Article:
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Researchers recruited 137 pediatricians in the San Diego area to give parents of 1-year-olds a 24-question screening test to fill out before seeing the doctor. The test was designed to detect general communication delays, not specifically autism, a neurodevelopmental disorder characterized by language and social deficits and repetitive behaviors.
"I wanted to change clinical practice in San Diego, to give pediatricians a simple tool to catch cases of autism and other disorders and get these kids into treatment earlier," said Karen Pierce, an assistant professor in the department of neurosciences at University of California San Diego and assistant director of the UCSD Autism Center of Excellence. Early treatment is known to improve outcomes, she said.
The questionnaire asks about the child's use of eye contact, sounds, words, gestures and other forms of communication. Questions include: Does your child smile or laugh while looking at you? Does your child pretend to play with toys? Do you know when your child is happy? Upset?
Babies who failed the screening were referred for more thorough assessments, including MRIs and a blood test, and were tracked until age 3.
Of nearly 10,500 babies screened, 184 underwent further evaluation. About 75 percent of those children were found to have autism or another language or development delay.
Currently, pediatricians have no way to screen for autism or other development delays until the child is older, Pierce said.
The study, funded in part by the U.S. National Institute of Mental Health, was published online April 28 in the Journal of Pediatrics.
Not only is the test fast and inexpensive, but the children it identified were referred for behavioral therapy at an average age of 17 months, much earlier than kids would be otherwise, Pierce said. A 2009 study from the Centers for Disease Control and Prevention found that, on average, children receive an autism spectrum disorder diagnosis at around 5.7 years old.
Dr. Andrew Adesman, chief of developmental and behavioral pediatrics at Schneider Children's Hospital in New Hyde Park, N.Y., called the screening test promising.
However, Adesman noted that 972 kids, about three-quarters of those who failed the waiting room screening, were either not referred for further evaluation or never followed up with additional testing.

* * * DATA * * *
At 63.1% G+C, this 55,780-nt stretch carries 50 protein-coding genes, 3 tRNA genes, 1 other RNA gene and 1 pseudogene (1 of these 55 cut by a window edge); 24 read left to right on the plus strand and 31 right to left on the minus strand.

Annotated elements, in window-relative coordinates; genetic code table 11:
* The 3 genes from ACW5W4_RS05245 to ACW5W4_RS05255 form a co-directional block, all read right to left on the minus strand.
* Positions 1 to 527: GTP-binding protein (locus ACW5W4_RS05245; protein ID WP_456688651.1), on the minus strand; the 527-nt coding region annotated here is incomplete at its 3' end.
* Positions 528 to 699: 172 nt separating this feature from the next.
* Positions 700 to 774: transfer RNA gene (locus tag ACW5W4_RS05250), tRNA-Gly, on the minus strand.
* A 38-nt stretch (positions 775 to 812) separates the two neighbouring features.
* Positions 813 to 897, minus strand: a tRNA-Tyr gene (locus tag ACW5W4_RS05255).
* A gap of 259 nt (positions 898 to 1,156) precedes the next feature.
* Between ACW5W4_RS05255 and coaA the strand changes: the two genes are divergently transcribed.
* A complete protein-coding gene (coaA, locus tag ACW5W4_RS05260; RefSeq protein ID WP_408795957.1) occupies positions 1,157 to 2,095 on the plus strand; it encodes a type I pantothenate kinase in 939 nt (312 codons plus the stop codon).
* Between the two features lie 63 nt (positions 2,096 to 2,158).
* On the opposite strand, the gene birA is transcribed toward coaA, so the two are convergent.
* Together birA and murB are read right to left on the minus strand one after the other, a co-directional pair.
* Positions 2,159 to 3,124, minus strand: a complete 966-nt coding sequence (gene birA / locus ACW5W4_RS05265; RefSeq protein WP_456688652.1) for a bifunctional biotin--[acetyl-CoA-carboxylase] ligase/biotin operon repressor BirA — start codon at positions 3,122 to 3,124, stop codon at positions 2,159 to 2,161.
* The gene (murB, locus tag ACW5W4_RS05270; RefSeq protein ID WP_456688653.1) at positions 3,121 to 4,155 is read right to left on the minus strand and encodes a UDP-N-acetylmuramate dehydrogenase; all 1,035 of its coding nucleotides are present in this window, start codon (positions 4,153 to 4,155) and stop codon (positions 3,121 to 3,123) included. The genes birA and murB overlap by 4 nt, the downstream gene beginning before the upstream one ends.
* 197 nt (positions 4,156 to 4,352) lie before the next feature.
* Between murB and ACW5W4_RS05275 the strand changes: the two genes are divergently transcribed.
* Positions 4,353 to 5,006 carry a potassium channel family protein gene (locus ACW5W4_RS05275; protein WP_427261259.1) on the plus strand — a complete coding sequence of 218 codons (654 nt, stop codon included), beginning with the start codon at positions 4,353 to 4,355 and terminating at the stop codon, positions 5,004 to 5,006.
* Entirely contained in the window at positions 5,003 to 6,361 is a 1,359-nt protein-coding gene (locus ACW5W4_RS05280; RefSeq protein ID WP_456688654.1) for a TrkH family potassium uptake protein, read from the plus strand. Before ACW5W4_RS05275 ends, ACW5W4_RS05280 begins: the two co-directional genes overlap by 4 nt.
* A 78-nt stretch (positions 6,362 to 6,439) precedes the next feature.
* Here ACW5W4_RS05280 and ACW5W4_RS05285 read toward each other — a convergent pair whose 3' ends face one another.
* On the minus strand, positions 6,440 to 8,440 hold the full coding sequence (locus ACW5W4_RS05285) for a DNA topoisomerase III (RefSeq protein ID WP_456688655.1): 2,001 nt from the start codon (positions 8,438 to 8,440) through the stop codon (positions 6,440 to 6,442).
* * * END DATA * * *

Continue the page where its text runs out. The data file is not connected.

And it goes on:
Possible reasons could be that the test wasn't scored by staff, or that pediatricians determined there was no reason for worry and didn't make the referral, Adesman said.
Of the 346 kids referred for further evaluation, 184 were tested by the UCSD researchers and tracked over time.
Thirty-two of those were eventually diagnosed with an autism spectrum disorder, 56 with language delay, 9 with developmental delay, 36 with "other" delay and 45 were considered a "false positive." Five kids originally considered to have an autism spectrum disorder no longer met the criteria at follow-up.
"The very positive things about the study is it demonstrates earlier systematic screening for development delays for children at 1 year, is practical and relatively effective," Adesman said. "The only concern I have is that a significant number of families never followed through with testing."
The dearth of people who followed through with testing could make the test seem more accurate than it really is, Adesman said.
About 65 of every 10,000 children have autism, according to background information in the article. Statistically, that means the screening test caught about half of those who will eventually be diagnosed, Pierce said.
Even with fine-tuning, the test will never catch all cases of autism in 1-year-olds because some cases develop later in childhood or are marked by regression, in which the child develops mostly normally until age 18 months or so and then begins to lose developmental skills.
The screening test also would not pick up Asperger's syndrome, which affects about 10 percent of kids with an autism spectrum disorder and does not involve language delays.
After the study, 96 percent of the pediatricians rated the program positively, and all of the practices have continued using the screening tool.
Copyright © 2011 HealthDay. All rights reserved.
SOURCES: Karen Pierce, Ph.D., assistant professor, department of neurosciences, and assistant director, UCSD Autism Center of Excellence, University of California, San Diego; Andrew Adesman, M.D., chief, developmental and behavioral pediatrics, Schneider Children's Hospital, New Hyde Park, N.Y.; April 28, 2011, Journal of Pediatrics, online
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